Wednesday, April 4, 2012

Experiment 9: Concave and Convex Mirrors

                The purpose of this experiment is to understand how images are formed differently in a plane, a concave, and a convex mirror. In this experiment, a concave, a convex, and a plane mirror are used, and the changes in image at different object distances are observed. A light ray diagram corresponding to each case is also constructed to confirm this observed behavior. The magnification of the concave and convex mirrors are also computed using the light ray sketches. 

Figure 1: Convex mirror
Figure 2: Concave mirror
Diagram 1: Light ray diagrams which show how the image in convex mirror changes depending on the object distance
Diagram 2: Light ray diagrams which show how the image in concave mirror changes depending on the object distance
Diagram 3: Light ray diagrams which were used to compute magnification of the mirrors

Table 1: Comparison of magnification
Magnification ratio
Magnification of the mirror
0.318 ± 0.024
-0.339 ± 0.009
-0.304 ± 0.023
0.297 ± 0.008

Sample Calculation

                According to the experimental observation, the image formed by the convex mirror appeared to be always smaller than the object, and it is always upright. As the object was moved further away from the mirror, the image also appeared smaller, and it became larger as the object was closer. The reason that the image appeared as it was, was illustrated by diagram 1. When a ray of light hit the convex mirror, the light was reflected, and these reflected rays were appeared as they were radiated from the image. Since the reflected rays of light did not pass through the image, the image was a virtual image. Based on this observation, it was concluded that a convex mirror always formed upright, virtual image which were smaller than the object.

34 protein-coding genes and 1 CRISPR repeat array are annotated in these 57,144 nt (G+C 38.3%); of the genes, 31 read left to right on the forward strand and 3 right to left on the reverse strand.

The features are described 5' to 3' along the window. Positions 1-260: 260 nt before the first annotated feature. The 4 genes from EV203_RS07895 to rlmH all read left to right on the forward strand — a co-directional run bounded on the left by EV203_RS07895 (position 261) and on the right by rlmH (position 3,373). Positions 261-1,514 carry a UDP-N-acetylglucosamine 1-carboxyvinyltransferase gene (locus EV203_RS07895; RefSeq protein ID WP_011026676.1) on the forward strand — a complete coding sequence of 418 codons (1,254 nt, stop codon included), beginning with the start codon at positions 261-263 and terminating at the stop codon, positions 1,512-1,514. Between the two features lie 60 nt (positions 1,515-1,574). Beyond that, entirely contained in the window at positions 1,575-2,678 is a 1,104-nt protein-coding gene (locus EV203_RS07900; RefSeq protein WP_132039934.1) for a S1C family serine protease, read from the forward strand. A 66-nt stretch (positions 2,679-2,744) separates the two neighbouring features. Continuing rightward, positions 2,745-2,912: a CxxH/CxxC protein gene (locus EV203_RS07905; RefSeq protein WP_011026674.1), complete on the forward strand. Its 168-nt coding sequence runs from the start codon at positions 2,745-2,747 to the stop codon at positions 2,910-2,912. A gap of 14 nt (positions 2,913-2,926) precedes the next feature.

As for concave mirror, the image was observed to be inverted when the object was placed further away from the mirror. As the object got closer, at a certain distance, the image became erect. This was because the object distance determined how the image was formed. As shown in diagram 2, when the object distance was larger than the focal length, the image was always inverted. Once the object distance equaled the radius of curvature, the object distance and the image distance became the same, but the orientation was different. But the image disappeared if the object was at the focal length since the image was at infinity. On the other hand, when the object distance was smaller than the focal length, the image was always virtual and erect since the actual light rays did not pass through the image. Therefore, the observation was agreed with the light ray sketch illustrated in figure 2.
                In plane mirror, the image and the object always showed the same size and distance no matter where the object distance was. In addition, the images formed in plane mirror were virtual and erect images.
                In the last part of the experiment were the mirror magnification were to be computed based on the sketch, it was found that the magnification computed from the object and image distance ratio was agreed with that from the height ratio as shown in table 1. However, their signs were opposite. This was because, in convex mirror, the image was a virtual image, but both the object and image distances were erected. On the other hand, in concave mirror, the image is real and inverted. Therefore, the image height was negative.  These sign determinations were shown in diagram 3.  


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